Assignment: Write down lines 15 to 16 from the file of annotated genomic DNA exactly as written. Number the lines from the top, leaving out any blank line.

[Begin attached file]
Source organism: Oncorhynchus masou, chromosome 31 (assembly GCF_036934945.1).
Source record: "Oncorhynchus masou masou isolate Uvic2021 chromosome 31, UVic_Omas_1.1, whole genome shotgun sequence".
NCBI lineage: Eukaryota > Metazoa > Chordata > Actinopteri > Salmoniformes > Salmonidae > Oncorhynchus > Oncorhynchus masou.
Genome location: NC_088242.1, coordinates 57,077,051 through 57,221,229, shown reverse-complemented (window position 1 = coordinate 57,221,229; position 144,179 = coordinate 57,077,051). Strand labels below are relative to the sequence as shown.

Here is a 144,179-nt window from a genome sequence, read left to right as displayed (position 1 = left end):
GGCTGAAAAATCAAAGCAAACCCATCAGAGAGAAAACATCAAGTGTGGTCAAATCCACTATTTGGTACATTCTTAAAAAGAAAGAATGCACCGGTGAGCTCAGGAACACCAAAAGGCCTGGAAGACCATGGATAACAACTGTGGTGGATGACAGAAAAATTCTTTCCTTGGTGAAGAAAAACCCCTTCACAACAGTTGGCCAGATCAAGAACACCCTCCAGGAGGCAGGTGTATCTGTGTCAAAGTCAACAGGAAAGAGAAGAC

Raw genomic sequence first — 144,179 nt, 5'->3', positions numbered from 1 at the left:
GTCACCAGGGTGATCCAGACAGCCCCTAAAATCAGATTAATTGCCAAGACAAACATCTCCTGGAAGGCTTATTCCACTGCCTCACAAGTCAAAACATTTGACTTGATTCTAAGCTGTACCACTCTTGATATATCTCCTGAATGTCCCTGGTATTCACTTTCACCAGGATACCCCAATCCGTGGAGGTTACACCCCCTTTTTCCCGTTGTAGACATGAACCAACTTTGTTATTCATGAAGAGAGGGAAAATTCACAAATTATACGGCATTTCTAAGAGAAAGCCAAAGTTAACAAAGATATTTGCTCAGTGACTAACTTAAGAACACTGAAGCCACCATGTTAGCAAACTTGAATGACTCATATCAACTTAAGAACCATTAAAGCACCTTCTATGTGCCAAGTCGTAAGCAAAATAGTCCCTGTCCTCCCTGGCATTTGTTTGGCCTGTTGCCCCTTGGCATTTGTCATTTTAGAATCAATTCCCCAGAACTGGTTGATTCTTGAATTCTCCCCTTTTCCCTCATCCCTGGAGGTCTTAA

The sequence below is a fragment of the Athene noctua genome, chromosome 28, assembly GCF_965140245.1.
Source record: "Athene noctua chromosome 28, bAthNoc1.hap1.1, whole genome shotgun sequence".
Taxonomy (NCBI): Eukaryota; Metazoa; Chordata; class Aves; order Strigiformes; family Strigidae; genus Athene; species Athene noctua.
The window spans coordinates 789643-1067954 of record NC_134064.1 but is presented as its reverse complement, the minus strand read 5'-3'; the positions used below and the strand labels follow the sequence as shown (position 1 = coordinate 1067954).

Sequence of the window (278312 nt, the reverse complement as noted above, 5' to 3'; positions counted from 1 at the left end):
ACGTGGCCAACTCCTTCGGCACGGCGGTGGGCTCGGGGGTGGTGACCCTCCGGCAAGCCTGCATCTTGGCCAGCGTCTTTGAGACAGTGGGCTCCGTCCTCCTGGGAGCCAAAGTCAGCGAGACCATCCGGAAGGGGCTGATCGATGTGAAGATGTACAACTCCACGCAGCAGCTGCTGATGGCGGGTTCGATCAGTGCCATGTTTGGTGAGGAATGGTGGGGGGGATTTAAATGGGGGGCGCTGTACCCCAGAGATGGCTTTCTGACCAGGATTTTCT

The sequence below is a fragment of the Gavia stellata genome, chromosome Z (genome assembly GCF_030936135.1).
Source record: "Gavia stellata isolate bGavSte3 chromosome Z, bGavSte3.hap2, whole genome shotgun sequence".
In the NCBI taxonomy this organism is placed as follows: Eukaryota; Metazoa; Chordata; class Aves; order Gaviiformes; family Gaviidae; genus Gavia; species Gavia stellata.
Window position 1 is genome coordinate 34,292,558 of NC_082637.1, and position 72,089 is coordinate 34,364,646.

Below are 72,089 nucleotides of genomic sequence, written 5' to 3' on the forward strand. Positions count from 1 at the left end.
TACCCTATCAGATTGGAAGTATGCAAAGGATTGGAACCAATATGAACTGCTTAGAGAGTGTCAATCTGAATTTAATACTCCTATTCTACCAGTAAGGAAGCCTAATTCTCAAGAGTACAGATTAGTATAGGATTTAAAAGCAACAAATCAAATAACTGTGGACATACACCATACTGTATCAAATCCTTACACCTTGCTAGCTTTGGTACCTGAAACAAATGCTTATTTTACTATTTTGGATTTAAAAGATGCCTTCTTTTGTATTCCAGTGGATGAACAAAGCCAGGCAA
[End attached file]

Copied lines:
The sequence below is a fragment of the Gavia stellata genome, chromosome Z (genome assembly GCF_030936135.1).
Source record: "Gavia stellata isolate bGavSte3 chromosome Z, bGavSte3.hap2, whole genome shotgun sequence".